What inspired you to become a scientist? And more specifically, one who researches animal venoms?
It started as a childhood passion. I was born in Budapest, Hungary, and as a child, I took home toads, lizards and snakes. During my early high school years, I took home my first pet viper, and not long after, I also had my first snake bite where I gave myself antivenom. Despite the inherent dangers, I was completely captivated by venomous snakes and their allies. I found it astonishing how it’s possible that venom can be injected into a living, breathing creature which can then drop dead in as short as a minute. This drew my interest further to study pharmacology.
What does it take to become a scientist-explorer searching for the deadliest animals?
I love what I do. My education background includes studying pharmaceutical sciences in Hungary then obtaining a Ph.D. in pharmacology from Columbia. I continued my research at Rockefeller University and at Yale and was a faculty member at the University of Chicago. Today, I conduct independent biotech research to identify drug leads from toxins. Aside from having a formal education, it helps that I’m extremely passionate about my work -- others would call it crazy! For me, it is an intellectual challenge and satisfaction that is particularly rewarding to be engaged in. I have been bitten by venomous snakes six times and am now allergic to both venom and antivenom, yet I’m still 100 percent passionate about my work.
How do you prepare for your research trips? What do you bring with you to survive environments and the most unknown parts of the world?
I have traveled to 147 countries, from oceans to rain forests, so what I pack is selected from a master checklist of hundreds of items, such as my hammock to sleep in, to the various needles required to extract animal tissue samples. Still, I am quite simple when it comes to my personal travel gear. Once I am on the ground, I love to team up with local people. They have a wealth of knowledge I can learn from: how to get water from plants in the middle of rain forest, how to escape from forest elephants at night or from a horde of 100+ peccaries, or how to find snakes by listening to birds chirping. My ThinkPad is my office while I am in the field. Electricity is not always easily accessible, but my ThinkPad has never failed me even when facing electric surges of rural Africa.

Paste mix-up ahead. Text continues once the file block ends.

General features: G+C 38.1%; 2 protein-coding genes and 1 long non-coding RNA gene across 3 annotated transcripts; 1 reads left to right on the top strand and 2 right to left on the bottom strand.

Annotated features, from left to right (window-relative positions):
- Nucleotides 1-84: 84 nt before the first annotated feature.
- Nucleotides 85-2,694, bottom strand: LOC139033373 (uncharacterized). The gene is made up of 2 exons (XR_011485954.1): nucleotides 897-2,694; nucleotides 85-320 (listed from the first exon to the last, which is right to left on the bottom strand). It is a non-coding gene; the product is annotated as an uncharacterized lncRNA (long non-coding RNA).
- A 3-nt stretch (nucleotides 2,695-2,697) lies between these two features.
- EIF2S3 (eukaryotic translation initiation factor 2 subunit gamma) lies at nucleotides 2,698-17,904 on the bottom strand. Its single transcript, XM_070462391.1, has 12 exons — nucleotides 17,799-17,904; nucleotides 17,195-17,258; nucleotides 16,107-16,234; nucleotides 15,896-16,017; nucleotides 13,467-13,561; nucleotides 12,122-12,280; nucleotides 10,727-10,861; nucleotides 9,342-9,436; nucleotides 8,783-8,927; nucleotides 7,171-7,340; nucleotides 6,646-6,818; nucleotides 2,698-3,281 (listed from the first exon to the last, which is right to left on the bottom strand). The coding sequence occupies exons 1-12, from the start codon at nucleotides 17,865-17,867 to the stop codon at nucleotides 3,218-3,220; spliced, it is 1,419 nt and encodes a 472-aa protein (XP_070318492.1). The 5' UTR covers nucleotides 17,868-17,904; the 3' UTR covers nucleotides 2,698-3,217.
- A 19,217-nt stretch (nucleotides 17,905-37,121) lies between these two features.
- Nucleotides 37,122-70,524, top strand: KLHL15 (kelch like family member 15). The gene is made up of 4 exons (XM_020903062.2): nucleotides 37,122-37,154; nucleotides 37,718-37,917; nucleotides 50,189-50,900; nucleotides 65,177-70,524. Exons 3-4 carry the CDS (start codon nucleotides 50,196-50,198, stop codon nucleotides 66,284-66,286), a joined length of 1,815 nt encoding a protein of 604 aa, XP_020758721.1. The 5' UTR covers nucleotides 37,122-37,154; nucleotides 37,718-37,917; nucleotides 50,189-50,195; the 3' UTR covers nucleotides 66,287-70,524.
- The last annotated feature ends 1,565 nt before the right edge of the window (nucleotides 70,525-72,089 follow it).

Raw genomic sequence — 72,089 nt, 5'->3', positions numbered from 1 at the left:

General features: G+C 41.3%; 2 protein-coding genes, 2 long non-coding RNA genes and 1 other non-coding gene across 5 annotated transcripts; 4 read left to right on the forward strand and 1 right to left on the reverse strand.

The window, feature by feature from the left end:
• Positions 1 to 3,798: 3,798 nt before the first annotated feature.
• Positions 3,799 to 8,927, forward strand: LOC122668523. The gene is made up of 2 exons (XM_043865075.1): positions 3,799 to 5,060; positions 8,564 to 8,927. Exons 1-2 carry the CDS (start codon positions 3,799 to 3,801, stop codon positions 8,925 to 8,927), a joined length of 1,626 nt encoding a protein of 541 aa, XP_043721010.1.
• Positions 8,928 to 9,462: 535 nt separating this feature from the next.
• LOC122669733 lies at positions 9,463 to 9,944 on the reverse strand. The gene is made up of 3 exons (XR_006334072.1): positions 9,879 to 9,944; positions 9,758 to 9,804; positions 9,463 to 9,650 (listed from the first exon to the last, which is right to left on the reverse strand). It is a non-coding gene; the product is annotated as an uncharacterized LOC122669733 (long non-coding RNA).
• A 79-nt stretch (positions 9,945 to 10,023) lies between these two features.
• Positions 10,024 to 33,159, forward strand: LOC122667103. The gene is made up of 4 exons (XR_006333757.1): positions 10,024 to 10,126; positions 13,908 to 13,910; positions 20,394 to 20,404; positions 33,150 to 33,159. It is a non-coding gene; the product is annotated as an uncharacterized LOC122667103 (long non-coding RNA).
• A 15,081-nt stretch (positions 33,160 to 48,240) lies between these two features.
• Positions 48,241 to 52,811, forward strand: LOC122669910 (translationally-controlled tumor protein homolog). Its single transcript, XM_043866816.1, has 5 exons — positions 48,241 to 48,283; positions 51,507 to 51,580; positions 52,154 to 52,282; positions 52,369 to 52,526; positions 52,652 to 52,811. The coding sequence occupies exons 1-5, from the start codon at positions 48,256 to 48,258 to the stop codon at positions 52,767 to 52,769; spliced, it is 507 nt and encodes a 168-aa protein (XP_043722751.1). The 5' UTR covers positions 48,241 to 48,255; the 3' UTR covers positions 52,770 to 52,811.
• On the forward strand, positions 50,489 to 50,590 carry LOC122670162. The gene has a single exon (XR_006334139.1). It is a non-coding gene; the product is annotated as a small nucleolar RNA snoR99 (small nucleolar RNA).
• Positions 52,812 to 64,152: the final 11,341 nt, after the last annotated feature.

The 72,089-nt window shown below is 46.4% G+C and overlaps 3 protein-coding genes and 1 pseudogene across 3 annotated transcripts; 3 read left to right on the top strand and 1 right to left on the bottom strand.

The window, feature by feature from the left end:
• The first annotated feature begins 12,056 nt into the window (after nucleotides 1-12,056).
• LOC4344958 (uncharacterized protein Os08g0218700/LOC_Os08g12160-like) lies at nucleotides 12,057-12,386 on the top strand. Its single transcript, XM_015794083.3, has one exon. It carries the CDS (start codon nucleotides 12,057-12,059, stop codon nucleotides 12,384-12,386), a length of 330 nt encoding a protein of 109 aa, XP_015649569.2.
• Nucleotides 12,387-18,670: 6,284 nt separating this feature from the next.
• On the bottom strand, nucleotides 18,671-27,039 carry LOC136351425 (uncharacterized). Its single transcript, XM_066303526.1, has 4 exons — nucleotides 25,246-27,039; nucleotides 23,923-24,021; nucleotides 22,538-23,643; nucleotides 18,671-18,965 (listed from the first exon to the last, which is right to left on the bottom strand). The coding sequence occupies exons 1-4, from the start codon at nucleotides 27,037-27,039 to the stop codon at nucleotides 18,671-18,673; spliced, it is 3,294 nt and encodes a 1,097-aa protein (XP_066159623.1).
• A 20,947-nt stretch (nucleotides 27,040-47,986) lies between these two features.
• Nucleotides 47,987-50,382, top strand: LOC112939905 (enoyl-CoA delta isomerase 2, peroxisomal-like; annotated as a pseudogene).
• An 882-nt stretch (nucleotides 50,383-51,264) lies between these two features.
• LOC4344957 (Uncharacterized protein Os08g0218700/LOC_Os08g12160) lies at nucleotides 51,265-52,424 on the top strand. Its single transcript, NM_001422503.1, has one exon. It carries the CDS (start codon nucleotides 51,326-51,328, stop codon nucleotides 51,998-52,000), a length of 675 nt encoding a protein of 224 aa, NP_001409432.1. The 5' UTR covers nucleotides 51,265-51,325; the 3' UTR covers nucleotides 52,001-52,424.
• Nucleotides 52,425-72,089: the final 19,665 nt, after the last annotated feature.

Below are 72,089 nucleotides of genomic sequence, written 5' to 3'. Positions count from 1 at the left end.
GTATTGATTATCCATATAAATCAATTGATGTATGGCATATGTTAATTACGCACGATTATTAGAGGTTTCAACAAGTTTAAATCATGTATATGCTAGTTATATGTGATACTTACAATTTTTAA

Where are some of the most unexpected parts and situations of the world you have traveled to for your research?
There are so many, it’s hard to rank. I’m often in awe by the last tropical frontiers on Earth, such as the Amazon, Congo and remote patches of the Pacific. The untouched natural beauty is extremely rewarding. In terms of unforeseen situations, once when I was in Congo with my Baaka pygmy friends, I found a Gaboon viper. Its head, sporting two-inch long fangs, was so big that I couldn’t fit into my dedicated snake tubes, nor into a water bottle. I had to gently sit on the back of this highly venomous snake while my assistant extracted a tiny tissue sample from the snake's tail.
Can you talk a little bit about the science behind your research? What was the state of the “industry” and how has it advanced? Where do you hope it’ll end up?